“If we are going to be serious about supporting women’s SHGs, then we need a development finance institution”

Finance Minister P. Chidambaram’s proposal to establish a bank exclusively for women — which he described as the highlight of this year’s budget — may have garnered applause from across party lines in Parliament and could be set up as early as October; but that hasn’t stopped his Cabinet colleague and Rural Development Minister Jairam Ramesh from mooting an alternative proposal. He wants a developmental financial institution (DFI) — instead of a bank — tailored to help women’s self-help groups (SHGs) and promote the financial inclusion agenda. Mr. Ramesh also wants a finger in the pie, suggesting that his own Ministry should jointly supervise the new DFI, along with the Finance Ministry.

In a letter dated March 11, Mr. Ramesh told the Finance Minister that his budget proposal of a new public sector bank for women with Rs.1,000 crore of equity would actually be “limiting in nature for the objectives of broadening bank-linkage to women SHGs.” It would be forced to re-invent the wheel, by having to create its own branch network, since it would not be able to leverage the existing network of around 80,000 bank branches across the country, including almost 50,000 rural and semi-urban branches.

His letter has reportedly been acknowledged by the Finance Ministry, which said its experts deliberating on the shape of the new bank would take his suggestions into consideration.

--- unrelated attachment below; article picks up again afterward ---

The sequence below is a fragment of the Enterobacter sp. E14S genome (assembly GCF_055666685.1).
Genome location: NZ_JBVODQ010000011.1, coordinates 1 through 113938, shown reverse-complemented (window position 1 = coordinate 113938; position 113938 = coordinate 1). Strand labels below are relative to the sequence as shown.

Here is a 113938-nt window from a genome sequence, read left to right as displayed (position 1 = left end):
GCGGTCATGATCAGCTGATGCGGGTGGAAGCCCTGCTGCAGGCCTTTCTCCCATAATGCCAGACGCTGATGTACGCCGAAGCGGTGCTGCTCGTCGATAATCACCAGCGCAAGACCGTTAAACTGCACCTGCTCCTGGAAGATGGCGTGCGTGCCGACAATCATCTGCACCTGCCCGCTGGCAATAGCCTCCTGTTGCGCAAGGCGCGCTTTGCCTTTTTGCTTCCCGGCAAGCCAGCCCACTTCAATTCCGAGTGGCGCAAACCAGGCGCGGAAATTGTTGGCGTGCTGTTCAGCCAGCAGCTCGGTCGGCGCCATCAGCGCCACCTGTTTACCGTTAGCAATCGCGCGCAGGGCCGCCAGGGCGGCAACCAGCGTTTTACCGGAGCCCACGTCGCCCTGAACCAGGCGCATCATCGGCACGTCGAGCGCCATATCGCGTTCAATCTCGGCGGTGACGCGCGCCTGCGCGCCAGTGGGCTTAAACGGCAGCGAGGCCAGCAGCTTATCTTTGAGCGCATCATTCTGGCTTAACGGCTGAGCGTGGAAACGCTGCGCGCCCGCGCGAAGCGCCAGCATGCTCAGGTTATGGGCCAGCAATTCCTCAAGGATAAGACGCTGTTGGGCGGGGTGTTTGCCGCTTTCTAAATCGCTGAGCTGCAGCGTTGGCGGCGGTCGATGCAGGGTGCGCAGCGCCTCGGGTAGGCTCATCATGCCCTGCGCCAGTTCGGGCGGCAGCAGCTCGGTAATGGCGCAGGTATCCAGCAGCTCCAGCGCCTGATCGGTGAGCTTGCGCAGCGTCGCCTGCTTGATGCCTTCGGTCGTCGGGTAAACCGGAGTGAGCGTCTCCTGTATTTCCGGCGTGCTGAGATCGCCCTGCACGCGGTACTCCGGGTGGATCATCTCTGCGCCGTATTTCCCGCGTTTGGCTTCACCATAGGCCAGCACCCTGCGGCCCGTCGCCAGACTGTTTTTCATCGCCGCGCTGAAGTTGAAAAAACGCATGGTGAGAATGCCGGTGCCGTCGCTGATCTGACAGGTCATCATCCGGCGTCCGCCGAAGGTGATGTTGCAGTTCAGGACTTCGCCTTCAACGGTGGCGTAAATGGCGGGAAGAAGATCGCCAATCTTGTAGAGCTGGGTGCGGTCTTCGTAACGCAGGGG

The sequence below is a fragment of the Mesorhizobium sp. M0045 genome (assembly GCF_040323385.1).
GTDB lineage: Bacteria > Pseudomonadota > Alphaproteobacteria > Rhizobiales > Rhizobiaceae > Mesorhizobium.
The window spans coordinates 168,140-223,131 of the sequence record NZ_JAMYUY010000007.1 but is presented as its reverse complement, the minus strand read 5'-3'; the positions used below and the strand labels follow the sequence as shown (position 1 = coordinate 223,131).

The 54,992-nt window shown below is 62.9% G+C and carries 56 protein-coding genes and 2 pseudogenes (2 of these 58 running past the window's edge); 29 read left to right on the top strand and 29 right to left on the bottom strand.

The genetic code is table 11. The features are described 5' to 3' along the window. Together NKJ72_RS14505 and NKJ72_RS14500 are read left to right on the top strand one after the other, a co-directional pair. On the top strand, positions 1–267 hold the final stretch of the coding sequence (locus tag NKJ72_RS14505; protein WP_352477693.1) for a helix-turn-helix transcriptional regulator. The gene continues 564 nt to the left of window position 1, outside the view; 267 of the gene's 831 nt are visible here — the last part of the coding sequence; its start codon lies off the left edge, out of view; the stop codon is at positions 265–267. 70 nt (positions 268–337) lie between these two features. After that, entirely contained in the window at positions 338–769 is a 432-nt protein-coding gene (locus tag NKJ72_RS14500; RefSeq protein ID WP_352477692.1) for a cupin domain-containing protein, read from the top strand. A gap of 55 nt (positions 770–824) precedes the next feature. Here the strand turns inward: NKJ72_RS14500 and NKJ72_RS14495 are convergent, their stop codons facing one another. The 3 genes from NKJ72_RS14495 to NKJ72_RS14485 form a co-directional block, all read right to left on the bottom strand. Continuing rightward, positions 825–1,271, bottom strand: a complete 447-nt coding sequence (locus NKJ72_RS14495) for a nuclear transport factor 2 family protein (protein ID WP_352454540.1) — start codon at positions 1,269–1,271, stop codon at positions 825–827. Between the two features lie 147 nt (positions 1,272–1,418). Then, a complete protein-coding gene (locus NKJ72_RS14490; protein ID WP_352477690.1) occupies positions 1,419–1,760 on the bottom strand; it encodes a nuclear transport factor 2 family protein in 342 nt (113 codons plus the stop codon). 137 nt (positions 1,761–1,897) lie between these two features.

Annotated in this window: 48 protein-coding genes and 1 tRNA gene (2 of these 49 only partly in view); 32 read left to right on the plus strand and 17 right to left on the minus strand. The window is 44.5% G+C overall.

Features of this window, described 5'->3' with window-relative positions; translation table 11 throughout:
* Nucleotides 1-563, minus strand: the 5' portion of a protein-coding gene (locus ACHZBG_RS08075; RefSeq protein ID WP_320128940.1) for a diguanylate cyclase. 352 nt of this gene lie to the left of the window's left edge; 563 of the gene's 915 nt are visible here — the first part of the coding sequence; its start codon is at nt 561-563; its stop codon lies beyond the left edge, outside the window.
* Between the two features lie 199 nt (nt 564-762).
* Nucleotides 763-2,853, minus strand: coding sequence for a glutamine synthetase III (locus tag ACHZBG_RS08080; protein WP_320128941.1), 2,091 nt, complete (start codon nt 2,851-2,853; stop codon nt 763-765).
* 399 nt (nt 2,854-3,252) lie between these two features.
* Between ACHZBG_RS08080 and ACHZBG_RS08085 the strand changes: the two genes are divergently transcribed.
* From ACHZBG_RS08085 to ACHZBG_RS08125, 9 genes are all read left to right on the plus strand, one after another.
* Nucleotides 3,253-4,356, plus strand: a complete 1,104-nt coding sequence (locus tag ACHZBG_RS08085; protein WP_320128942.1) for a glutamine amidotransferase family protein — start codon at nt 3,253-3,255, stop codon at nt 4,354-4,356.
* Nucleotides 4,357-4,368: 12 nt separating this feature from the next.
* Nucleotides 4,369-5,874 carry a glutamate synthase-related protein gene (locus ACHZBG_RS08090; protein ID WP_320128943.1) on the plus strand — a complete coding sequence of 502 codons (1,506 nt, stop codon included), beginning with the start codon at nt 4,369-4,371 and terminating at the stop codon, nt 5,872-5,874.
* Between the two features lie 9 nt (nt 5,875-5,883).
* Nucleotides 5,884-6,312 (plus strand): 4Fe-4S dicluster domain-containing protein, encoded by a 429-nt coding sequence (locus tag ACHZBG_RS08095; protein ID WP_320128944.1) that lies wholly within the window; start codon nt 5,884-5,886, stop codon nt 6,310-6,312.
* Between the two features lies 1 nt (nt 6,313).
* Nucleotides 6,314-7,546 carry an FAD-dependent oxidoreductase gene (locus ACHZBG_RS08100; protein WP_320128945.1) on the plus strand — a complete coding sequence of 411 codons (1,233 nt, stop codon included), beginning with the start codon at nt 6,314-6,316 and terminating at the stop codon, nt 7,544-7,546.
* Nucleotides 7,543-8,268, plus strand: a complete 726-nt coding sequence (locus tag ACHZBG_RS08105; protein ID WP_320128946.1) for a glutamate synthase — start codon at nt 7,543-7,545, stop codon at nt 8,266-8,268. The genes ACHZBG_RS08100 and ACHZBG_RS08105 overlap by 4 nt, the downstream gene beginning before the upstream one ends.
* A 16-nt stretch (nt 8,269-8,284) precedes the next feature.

So far, only SHGs in the southern States have benefited from bank linkages, with 80 per cent of lending going to what Mr. Ramesh has called the “gang of four” — Andhra Pradesh, Tamil Nadu, Karnataka and Kerala. The National Rural Livelihoods Mission (NRLM), now called Aajeevika, projects that 60 lakh households SHGs, involving seven crore households, will require a credit of Rs. 40,000 crore per year for the next five years and a whopping Rs. 100,000 crore per year for five years after that. It is these needs that a new DFI could meet, claims Mr. Ramesh.

“If we are going to be serious about supporting women’s SHGs, then we need a development finance institution, not a bank,” he says.

His letter points out the political background to the Finance Minister’s budget proposal; it was in fulfilment of the Congress party’s pledge made in its Jaipur declaration after the January 2012 chintan shivir to “build the capacity of women SHGs.” That declaration named Indira Gandhi, who set up a similar financial institution — NABARD — to stimulate agriculture and rural development, and asserted that “now is the time to establish a dedicated National Bank for Women to provide financial services to women in general and women SHGs in particular.”

Mr. Ramesh’s letter also invokes the current leader of the Congress party in suggesting that his DFI proposal would “allow us to successfully implement Aajeevika — which as you know, is one of the flagship programmes of the UPA government launched by the UPA chairperson from Banswara in June 2011.”

Of course, while Mr. Chidambaram’s proposal for a women’s bank can be implemented by October 2013, well in time to tom-tom before a general election where women’s issues could be a campaign theme, a DFI would require the long and tedious process of enacting a legislation in Parliament. Mr. Ramesh has a possible solution.

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